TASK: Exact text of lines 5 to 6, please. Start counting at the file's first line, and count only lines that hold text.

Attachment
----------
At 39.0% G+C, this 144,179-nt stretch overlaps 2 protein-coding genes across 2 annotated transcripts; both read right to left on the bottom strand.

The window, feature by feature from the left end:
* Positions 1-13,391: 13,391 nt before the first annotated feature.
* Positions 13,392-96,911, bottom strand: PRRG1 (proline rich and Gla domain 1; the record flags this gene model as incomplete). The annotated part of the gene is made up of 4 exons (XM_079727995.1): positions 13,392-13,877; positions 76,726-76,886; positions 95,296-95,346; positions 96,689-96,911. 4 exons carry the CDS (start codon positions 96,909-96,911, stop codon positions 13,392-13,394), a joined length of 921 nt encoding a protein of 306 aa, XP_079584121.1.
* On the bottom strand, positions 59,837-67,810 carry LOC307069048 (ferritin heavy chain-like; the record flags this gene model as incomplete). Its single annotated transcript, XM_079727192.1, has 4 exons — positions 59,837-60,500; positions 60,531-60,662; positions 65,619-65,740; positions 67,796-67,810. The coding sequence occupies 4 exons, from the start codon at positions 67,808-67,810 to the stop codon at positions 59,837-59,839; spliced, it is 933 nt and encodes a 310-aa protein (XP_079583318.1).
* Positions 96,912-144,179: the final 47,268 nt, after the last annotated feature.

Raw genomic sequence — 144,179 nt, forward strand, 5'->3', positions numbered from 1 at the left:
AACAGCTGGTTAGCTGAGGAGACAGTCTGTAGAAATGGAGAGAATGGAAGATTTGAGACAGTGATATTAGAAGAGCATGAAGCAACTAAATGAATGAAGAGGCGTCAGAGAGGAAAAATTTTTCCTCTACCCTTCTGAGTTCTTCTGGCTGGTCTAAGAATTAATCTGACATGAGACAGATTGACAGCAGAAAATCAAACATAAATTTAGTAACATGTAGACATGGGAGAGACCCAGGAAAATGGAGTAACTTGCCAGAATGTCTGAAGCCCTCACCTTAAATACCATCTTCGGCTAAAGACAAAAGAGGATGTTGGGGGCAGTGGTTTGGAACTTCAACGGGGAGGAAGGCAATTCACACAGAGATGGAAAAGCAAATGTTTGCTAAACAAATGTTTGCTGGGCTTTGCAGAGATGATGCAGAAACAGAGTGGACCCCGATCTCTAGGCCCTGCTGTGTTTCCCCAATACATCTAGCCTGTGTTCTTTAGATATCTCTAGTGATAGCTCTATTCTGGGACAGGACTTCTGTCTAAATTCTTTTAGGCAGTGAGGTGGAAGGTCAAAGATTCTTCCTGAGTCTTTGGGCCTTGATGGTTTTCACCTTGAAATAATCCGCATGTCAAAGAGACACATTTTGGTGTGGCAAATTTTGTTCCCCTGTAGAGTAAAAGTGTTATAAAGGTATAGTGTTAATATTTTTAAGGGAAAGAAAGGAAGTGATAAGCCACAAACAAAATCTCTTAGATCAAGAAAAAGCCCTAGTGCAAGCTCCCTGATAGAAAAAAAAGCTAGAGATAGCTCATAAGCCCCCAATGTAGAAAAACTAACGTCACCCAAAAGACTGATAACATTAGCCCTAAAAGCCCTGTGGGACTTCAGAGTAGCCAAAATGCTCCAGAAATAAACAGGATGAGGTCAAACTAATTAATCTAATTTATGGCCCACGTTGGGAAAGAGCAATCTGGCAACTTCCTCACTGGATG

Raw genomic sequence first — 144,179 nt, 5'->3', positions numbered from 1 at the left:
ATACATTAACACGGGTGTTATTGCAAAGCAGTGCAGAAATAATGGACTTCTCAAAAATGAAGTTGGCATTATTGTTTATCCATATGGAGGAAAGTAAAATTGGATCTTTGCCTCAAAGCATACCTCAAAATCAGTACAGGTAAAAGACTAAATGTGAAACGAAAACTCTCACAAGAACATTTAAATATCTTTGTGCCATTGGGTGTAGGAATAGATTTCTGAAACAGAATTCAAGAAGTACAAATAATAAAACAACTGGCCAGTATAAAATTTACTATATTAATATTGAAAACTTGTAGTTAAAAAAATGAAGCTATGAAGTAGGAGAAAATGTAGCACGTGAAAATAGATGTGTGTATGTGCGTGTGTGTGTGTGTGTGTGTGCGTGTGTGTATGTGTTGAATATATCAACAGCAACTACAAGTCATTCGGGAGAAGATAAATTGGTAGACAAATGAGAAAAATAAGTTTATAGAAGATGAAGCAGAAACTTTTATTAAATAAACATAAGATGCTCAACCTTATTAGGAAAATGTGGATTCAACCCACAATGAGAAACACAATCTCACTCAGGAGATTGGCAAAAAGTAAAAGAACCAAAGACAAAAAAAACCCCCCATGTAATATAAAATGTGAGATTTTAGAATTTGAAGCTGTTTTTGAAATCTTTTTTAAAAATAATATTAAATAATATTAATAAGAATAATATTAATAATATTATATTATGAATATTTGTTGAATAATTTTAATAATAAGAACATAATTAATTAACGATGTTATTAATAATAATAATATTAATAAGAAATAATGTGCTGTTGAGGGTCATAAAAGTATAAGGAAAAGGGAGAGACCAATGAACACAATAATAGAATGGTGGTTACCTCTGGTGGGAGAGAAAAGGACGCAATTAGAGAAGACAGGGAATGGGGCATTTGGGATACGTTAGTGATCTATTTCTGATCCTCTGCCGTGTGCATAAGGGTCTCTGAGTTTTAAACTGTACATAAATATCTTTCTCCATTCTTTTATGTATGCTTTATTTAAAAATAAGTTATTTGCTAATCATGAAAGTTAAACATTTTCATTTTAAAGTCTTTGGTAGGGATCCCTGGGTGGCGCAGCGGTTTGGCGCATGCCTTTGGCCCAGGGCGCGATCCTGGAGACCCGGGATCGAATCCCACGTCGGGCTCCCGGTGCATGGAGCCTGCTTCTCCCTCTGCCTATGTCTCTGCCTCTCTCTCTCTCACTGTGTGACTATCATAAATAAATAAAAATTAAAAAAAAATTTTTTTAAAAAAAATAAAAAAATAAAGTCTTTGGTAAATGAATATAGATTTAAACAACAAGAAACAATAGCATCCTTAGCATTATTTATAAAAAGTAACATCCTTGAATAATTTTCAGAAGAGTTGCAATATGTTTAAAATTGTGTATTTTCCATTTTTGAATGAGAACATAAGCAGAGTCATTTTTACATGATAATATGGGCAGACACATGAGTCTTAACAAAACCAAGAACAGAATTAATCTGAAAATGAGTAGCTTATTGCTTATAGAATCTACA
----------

* On the bottom strand, positions 59,837-67,810 carry LOC307069048 (ferritin heavy chain-like; the record flags this gene model as incomplete). Its single annotated transcript, XM_079727192.1, has 4 exons — positions 59,837-60,500; positions 60,531-60,662; positions 65,619-65,740; positions 67,796-67,810. The coding sequence occupies 4 exons, from the start codon at positions 67,808-67,810 to the stop codon at positions 59,837-59,839; spliced, it is 933 nt and encodes a 310-aa protein (XP_079583318.1).
* Positions 96,912-144,179: the final 47,268 nt, after the last annotated feature.